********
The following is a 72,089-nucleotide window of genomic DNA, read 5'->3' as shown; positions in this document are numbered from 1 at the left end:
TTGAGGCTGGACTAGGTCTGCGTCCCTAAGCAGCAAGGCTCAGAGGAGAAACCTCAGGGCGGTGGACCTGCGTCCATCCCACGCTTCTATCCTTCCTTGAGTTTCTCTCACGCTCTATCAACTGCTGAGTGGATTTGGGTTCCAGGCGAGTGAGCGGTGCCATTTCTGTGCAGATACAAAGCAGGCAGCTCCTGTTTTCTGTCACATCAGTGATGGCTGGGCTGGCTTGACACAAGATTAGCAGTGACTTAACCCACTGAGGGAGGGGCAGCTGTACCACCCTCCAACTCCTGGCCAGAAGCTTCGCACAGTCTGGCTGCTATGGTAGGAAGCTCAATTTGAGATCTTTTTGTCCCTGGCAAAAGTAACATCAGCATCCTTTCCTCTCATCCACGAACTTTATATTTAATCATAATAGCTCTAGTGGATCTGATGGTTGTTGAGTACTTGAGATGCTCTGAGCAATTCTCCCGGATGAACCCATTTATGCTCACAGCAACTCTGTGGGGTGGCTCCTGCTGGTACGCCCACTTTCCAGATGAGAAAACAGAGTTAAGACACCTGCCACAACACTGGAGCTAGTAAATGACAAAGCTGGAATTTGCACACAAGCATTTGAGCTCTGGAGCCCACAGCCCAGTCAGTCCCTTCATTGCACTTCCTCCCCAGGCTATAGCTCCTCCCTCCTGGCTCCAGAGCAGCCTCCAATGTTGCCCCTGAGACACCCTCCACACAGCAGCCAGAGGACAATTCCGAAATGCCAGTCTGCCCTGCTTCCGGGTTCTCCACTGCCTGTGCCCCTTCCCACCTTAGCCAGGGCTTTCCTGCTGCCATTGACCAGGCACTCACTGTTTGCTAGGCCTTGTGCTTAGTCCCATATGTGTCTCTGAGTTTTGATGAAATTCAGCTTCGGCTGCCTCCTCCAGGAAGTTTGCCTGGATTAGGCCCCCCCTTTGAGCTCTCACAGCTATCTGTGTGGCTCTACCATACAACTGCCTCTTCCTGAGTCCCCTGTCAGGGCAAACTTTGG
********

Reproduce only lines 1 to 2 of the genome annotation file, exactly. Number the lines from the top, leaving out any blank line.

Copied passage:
The following is a 72,089-nucleotide window of genomic DNA, read 5'->3' as shown; positions in this document are numbered from 1 at the left end:
TTGAGGCTGGACTAGGTCTGCGTCCCTAAGCAGCAAGGCTCAGAGGAGAAACCTCAGGGCGGTGGACCTGCGTCCATCCCACGCTTCTATCCTTCCTTGAGTTTCTCTCACGCTCTATCAACTGCTGAGTGGATTTGGGTTCCAGGCGAGTGAGCGGTGCCATTTCTGTGCAGATACAAAGCAGGCAGCTCCTGTTTTCTGTCACATCAGTGATGGCTGGGCTGGCTTGACACAAGATTAGCAGTGACTTAACCCACTGAGGGAGGGGCAGCTGTACCACCCTCCAACTCCTGGCCAGAAGCTTCGCACAGTCTGGCTGCTATGGTAGGAAGCTCAATTTGAGATCTTTTTGTCCCTGGCAAAAGTAACATCAGCATCCTTTCCTCTCATCCACGAACTTTATATTTAATCATAATAGCTCTAGTGGATCTGATGGTTGTTGAGTACTTGAGATGCTCTGAGCAATTCTCCCGGATGAACCCATTTATGCTCACAGCAACTCTGTGGGGTGGCTCCTGCTGGTACGCCCACTTTCCAGATGAGAAAACAGAGTTAAGACACCTGCCACAACACTGGAGCTAGTAAATGACAAAGCTGGAATTTGCACACAAGCATTTGAGCTCTGGAGCCCACAGCCCAGTCAGTCCCTTCATTGCACTTCCTCCCCAGGCTATAGCTCCTCCCTCCTGGCTCCAGAGCAGCCTCCAATGTTGCCCCTGAGACACCCTCCACACAGCAGCCAGAGGACAATTCCGAAATGCCAGTCTGCCCTGCTTCCGGGTTCTCCACTGCCTGTGCCCCTTCCCACCTTAGCCAGGGCTTTCCTGCTGCCATTGACCAGGCACTCACTGTTTGCTAGGCCTTGTGCTTAGTCCCATATGTGTCTCTGAGTTTTGATGAAATTCAGCTTCGGCTGCCTCCTCCAGGAAGTTTGCCTGGATTAGGCCCCCCCTTTGAGCTCTCACAGCTATCTGTGTGGCTCTACCATACAACTGCCTCTTCCTGAGTCCCCTGTCAGGGCAAACTTTGG